2) Jesus is a historical figure – in other words, there is no question whether or not he existed. There are reports that come from unbiased sources that mention him as an important figure of the time.
    3) Being religious is not a problem – many people are. The problem stems from a very human attempt to hold the corner on truth, and in that respect all humans are alike – religious or not. In fact, some atheists seem to be guilty of that just as much as some religious people. Just because there are idiots among those who claim to be religious does not make a religion a problem. IMHO, there are idiots among all kinds of groups, religious or otherwise, and it is that idiocy that is problematic, not the assumed link with any given religion.

    • 1) It is far from certain that Jesus existed. If you’re referring to the Roman accounts of his existence, I might politely point out that those accounts were given many years after his alleged death. The same holds true for the Gospel accounts. This span of years between his alleged life and the documents proving his existence are at the very least problematic, especially in light of the fact that Jesus is a rip-off of various mythical figures in the Old World such as Hercules, Buddha, and Socrates; accounts of their deeds predate Christ. Moreover, you’re dealing with oral tradition and multiple translations, as well as two thousand years of powerful vested interests controlling a narrative.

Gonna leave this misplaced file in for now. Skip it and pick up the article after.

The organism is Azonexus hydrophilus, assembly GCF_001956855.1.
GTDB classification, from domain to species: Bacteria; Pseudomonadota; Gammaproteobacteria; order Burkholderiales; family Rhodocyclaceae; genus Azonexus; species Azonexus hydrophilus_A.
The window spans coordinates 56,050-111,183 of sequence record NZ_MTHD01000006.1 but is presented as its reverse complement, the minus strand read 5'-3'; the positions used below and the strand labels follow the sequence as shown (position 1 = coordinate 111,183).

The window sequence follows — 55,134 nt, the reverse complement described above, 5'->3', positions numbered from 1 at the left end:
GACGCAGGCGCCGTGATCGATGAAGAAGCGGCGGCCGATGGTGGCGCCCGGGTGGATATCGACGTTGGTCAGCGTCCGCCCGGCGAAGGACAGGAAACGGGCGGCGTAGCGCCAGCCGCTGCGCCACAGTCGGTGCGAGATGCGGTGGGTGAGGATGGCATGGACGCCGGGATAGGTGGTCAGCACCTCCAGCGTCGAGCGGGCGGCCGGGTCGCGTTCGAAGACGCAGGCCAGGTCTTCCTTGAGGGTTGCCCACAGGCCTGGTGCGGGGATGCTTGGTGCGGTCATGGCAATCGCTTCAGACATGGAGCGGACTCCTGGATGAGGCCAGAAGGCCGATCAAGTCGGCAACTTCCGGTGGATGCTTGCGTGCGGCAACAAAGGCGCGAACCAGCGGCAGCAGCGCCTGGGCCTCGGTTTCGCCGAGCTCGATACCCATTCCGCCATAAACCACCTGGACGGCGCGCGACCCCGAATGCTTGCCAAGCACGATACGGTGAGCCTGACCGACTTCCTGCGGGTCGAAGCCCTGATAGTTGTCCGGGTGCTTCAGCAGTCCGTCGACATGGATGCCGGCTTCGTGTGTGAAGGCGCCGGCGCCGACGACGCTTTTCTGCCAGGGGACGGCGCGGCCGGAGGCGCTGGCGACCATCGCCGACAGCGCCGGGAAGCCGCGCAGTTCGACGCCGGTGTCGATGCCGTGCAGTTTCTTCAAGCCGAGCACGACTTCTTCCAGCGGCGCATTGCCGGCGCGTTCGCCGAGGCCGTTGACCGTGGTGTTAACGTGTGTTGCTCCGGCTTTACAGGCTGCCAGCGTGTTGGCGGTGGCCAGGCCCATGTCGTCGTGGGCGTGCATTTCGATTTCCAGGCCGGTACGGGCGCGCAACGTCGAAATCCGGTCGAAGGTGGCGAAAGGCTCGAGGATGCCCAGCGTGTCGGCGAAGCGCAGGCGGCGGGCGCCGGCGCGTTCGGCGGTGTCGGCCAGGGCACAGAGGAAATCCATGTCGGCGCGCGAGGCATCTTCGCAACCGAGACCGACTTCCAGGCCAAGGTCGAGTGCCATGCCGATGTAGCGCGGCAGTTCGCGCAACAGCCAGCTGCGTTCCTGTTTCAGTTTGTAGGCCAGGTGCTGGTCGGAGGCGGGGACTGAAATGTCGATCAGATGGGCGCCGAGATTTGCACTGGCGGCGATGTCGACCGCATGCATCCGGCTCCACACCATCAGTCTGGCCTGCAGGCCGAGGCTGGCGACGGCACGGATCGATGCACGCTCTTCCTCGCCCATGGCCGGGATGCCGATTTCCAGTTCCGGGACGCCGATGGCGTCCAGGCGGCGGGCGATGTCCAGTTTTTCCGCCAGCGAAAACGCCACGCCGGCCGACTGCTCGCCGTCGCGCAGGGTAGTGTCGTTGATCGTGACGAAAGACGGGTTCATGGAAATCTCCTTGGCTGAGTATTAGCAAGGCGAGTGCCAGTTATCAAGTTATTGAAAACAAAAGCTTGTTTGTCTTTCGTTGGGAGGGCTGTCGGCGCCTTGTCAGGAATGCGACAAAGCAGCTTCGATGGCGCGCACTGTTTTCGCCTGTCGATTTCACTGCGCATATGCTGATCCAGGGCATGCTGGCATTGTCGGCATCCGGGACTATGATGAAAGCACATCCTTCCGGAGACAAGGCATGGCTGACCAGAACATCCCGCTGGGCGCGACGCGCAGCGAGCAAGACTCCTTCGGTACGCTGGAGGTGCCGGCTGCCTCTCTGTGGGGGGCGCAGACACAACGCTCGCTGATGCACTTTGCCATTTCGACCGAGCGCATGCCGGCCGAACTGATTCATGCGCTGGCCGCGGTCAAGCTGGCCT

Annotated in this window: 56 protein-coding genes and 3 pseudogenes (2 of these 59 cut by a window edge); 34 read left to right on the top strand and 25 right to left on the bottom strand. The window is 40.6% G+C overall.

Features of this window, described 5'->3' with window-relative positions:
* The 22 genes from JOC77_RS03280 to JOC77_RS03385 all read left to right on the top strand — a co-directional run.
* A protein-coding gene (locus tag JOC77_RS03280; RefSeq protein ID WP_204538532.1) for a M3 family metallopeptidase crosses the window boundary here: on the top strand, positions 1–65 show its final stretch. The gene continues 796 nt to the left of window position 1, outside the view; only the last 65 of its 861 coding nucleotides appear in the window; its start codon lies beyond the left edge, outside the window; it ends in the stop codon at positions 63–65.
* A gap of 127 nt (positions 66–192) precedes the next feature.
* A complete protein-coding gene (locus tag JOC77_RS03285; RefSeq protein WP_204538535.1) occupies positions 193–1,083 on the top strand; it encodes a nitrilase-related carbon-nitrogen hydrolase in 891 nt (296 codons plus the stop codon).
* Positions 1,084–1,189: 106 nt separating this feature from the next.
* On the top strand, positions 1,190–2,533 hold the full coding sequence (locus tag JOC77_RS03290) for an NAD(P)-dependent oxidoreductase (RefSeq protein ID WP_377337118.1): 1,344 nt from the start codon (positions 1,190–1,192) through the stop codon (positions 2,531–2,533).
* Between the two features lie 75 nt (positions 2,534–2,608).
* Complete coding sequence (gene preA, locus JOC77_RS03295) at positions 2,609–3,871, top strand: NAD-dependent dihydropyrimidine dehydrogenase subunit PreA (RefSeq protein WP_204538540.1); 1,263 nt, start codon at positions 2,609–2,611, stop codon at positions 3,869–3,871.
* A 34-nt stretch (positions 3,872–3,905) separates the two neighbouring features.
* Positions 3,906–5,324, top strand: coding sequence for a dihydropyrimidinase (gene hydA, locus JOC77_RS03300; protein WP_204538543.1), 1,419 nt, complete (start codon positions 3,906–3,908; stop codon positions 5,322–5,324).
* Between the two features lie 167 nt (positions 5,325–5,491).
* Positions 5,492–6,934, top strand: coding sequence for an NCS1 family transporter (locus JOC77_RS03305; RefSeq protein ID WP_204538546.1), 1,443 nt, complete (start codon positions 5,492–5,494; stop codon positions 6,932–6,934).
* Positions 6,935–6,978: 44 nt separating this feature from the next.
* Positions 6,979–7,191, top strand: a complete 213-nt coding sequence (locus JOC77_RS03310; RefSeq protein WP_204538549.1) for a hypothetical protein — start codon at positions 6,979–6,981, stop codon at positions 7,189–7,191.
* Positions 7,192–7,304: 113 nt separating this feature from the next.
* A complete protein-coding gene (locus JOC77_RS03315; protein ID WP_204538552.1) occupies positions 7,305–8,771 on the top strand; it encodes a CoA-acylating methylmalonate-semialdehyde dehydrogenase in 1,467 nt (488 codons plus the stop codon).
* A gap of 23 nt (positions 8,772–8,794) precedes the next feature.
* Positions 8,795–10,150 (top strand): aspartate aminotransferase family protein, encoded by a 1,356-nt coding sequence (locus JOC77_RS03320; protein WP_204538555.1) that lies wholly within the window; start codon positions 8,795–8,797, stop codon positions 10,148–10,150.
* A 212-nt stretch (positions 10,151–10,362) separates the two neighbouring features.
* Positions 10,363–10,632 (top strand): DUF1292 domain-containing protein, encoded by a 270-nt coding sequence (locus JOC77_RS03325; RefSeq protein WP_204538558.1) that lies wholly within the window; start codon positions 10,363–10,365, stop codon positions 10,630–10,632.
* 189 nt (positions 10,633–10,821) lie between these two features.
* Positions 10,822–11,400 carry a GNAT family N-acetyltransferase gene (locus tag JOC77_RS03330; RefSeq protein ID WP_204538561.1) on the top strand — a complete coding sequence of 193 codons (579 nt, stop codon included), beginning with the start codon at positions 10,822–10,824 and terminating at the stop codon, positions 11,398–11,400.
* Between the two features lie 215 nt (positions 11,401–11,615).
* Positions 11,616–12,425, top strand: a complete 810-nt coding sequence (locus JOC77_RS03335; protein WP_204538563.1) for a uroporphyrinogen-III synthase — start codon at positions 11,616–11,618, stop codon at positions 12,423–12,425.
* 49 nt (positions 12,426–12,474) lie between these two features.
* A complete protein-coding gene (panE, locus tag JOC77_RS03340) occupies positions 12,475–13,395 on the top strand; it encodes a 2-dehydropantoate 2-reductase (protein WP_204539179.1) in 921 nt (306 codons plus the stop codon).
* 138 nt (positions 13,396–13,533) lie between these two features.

2) In light of that, the matter of the ethnicity or race of Jesus is inconsequential; Black Jesus is a common trope in the struggle to pry his message from the cold grip of white theocrats. I readily concur that if he existed at all (which I do not concede) he would likely have been Semitic and not African. However, given the general patterns of cultural exchange at that time, I do not discount the possibility he was African.

      3) Being religious IS a problem. It clouds judgment and reaffirms the tribal instinct in man, and not in a good way. It creates outgroups and ingroups based on absolutely nothing and reinforces strict binaries that are detrimental to intellectual enterprise and also freedom. Religion certainly contributes to a part of man’s consciousness that must be expressed, but so does murder–and don’t think either of us is going to argue that murder is acceptable. Faith is easier than reason, but that doesn’t make it better.